Needless to say, when my cholesterol levels started to creep up in my late 30s I knew it was something I needed to take seriously. In 1998, when I was 45, I had an angina—chest pain due to decreased blood flow to the heart—and my wife called 911. It wasn’t a heart attack, but the doctors did discover some blockages and they performed double bypass surgery.
(Here’s what it means when you have chest pain that comes and goes.)
Prioritizing my health
After that first surgery, I started experimenting with all sorts of holistic solutions to keep my cholesterol under control. I took red rice yeast extract, ate grapefruit, and adopted a vegetarian diet for a while. The diet changes definitely prolonged my life, but the other things—not so much. No matter what I did, if I went off my meds my cholesterol would shoot up over 300 milligrams per deciliter (mg/dL). A normal range of total cholesterol levels should be less than 200 mg/dL.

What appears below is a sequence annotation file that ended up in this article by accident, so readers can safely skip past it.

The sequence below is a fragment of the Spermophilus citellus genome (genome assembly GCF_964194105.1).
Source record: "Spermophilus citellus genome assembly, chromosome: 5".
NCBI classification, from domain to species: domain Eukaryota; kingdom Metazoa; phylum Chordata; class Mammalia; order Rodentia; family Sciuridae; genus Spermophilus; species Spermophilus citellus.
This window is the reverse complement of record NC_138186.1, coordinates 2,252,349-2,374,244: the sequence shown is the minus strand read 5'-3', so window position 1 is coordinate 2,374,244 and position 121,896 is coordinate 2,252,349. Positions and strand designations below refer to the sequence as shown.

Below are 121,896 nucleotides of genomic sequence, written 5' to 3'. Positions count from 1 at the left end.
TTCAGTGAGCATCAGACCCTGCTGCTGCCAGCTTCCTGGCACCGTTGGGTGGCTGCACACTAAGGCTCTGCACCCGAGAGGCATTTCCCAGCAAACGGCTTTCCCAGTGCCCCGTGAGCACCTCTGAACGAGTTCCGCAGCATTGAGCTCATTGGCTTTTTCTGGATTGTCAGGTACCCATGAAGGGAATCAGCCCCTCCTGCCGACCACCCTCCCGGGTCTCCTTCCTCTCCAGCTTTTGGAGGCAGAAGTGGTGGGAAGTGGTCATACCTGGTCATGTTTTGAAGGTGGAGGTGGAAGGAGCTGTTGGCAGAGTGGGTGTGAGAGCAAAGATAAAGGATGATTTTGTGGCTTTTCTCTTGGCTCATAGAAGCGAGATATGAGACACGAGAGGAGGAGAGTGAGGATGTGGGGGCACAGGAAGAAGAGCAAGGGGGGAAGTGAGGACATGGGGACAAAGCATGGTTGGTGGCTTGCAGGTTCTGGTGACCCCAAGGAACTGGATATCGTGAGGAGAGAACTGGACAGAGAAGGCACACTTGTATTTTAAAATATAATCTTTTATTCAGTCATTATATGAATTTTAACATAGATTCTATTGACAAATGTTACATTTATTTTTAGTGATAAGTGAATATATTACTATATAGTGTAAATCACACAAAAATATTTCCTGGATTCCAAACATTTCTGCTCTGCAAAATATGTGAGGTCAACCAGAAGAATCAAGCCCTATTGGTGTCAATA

Nonetheless, I can confidently say that besides my cholesterol, I was in great shape during those years. I was balancing a full-time job in corporate America and performing as an Elvis impersonator on the side. I would work 50 to 60 hours a week and then travel across the country and to Canada to do 40 to 60 shows a year.
As you can imagine, I got a physical workout every time I was onstage, singing and doing the dance moves. I was in better shape than most people my age. I was never in perfect health because of my heart, but no one could believe what I was doing at my age.
Exhaustion, fatigue, and powerless
By 2013, I was 58 and semi-retired from entertaining, but I agreed to do a show. Doing Elvis at that age would be hard for anyone, plus I’d let myself get a little out of shape. I really struggled to get through some of the songs, and by the end of the concert, I was more exhausted than ever. I didn’t think anything of it, assuming it was just that I had let myself get out of shape.